To download the WPS Environmental Policy please click here

Woodside Park Shul – Conservation Projects


As outlined in its Environmental Policy, WPS is looking for opportunities for its members to support local conservation projects. 

These projects will need to be:


  • Local to Woodside Park – to maximise participation and also to avoid unnecessary car travel. Any projects further afield should be accessible by public transport.

  • Taking place on suitable days and times. Sundays would be ideal, to maximise participation amongst members with weekday commitments. Early autumn is a popular time for planting projects but this coincides with the New Year Chagim which is a busy time for many members.

  • Accessible and welcoming to all ages and fitness levels, and require no special skills or specialised equipment, unless provided by the project.


With these criteria in mind, a number of local, regional and national projects have been contacted, and the findings are outlined in the Woodside Park Shul - Conservation Projects document which can be downloaded by clicking here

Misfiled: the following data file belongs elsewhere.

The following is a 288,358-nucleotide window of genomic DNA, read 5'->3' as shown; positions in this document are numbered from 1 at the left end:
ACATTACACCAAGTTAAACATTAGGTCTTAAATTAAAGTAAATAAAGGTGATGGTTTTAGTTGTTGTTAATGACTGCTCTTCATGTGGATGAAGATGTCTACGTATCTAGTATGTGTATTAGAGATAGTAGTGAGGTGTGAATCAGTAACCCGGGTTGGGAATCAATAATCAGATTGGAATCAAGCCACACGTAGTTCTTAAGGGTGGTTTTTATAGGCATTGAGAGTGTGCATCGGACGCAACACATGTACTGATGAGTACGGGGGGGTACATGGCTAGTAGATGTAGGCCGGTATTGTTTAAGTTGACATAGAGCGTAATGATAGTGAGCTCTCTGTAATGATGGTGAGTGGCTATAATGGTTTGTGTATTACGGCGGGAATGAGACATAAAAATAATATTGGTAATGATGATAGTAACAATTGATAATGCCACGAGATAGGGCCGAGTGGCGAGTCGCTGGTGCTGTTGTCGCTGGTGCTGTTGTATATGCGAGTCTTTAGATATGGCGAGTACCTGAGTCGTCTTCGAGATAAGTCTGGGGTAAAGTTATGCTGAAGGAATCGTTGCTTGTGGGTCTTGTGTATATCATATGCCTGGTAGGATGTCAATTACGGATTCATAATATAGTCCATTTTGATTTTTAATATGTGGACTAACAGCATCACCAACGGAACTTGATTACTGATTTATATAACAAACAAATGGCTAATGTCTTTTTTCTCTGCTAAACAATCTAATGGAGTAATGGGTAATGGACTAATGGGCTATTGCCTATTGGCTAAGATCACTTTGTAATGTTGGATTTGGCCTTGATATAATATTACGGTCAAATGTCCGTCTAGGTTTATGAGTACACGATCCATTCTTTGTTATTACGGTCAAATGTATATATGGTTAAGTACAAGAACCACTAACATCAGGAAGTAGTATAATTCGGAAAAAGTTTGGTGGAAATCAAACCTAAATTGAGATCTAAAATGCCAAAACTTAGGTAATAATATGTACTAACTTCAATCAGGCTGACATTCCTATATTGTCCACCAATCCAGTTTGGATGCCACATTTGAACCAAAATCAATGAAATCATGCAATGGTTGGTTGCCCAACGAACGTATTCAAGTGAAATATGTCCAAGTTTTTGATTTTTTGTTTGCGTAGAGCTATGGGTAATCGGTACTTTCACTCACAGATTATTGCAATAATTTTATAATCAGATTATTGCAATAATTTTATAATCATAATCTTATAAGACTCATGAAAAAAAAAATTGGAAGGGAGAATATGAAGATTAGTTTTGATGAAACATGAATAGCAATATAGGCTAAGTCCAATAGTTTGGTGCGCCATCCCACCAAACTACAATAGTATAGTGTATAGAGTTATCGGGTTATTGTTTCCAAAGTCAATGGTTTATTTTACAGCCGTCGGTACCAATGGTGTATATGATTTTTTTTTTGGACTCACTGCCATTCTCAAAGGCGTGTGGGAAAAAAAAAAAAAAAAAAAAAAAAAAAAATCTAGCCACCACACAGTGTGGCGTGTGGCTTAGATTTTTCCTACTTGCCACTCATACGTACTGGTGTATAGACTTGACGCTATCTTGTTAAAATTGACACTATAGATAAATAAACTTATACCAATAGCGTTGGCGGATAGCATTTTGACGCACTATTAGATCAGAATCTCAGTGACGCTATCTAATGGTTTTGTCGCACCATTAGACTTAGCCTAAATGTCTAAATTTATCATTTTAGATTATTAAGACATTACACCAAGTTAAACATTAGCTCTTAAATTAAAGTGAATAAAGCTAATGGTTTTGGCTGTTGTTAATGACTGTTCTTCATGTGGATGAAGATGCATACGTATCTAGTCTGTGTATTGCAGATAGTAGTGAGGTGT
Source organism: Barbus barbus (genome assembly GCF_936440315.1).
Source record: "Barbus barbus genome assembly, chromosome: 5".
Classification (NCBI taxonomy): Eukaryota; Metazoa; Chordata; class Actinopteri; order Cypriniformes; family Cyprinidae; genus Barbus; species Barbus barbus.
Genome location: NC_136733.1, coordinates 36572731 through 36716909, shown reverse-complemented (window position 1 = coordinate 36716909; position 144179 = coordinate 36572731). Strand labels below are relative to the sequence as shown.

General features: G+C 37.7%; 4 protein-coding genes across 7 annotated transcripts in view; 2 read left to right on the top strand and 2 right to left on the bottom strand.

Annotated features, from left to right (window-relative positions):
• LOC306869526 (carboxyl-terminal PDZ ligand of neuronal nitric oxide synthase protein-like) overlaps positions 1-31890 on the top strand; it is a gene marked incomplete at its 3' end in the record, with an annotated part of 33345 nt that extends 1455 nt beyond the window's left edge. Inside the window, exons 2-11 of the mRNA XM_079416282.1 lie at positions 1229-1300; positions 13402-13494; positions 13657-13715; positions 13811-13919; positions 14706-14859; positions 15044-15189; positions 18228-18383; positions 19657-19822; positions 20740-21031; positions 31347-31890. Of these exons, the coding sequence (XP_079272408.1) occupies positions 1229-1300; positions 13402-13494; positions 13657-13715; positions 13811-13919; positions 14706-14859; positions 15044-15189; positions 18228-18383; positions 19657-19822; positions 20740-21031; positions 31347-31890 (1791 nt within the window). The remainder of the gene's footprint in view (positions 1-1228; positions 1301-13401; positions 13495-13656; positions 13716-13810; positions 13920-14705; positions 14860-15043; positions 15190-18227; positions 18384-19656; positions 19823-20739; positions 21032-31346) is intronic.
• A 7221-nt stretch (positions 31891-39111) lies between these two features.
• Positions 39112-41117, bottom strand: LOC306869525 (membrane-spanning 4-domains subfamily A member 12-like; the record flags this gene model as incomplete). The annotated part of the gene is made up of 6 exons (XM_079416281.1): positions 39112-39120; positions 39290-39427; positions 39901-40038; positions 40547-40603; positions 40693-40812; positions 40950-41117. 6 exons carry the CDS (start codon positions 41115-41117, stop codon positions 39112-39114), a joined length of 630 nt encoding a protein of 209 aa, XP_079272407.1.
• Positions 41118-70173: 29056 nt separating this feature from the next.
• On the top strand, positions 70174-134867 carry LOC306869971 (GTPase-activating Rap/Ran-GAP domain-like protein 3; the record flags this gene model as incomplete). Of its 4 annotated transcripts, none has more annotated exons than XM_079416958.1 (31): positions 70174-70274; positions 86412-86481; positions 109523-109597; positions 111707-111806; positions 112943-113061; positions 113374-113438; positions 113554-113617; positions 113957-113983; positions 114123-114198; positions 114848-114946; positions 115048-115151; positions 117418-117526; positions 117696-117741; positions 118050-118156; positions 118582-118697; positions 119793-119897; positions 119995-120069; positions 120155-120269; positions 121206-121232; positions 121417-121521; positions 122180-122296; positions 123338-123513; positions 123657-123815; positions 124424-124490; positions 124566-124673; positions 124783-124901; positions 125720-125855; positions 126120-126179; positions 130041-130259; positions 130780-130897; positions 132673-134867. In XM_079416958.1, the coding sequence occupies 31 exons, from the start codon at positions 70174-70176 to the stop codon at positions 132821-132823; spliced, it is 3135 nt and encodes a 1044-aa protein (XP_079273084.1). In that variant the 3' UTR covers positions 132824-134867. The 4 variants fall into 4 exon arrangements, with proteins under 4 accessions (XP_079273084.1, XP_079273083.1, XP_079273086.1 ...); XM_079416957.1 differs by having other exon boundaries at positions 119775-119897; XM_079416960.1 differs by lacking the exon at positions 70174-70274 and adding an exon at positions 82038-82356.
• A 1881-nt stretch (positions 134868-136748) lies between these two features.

WPS Eco Blog
Appreciating the plant kingdom as a path to love of the Almighty

We would like to encourage members to plant at home, in allotments and grow some of their own food.  If you are a keen gardener whose passion is fruit-growing, alpine gardening, rewilding or another field, and you’d would like to contribute a short blog to WPS Eco about the joys of gardening, please get in touch with me so that we can enthuse others. One way to cherish our planet is by looking after our gardens and balcony gardens. All plants absorb carbon dioxide so let’s get planting! 

Anna Wiseman has sent us gardening greetings from Jerusalem where she lives with her husband, Simon.

Shalom from Jerusalem. It is now nearing the end of spring and the hot days of summer loom very soon.  Shavuot usually indicates the beginning of summer. The winter started slowly but there were extremes of weather.  Torrential rain, thunderstorms of biblical proportions, and very cold nights.  No snow or frost. In February the earthquakes in Turkey left cold and heavy rains in their wake.  Sadly, the Bourganvilla withered and died in the cold.  Spring was very short-lived, it seemed in a hurry to catch up.  The buds had hardly appeared on the trees when the next day the trees were in full leaf.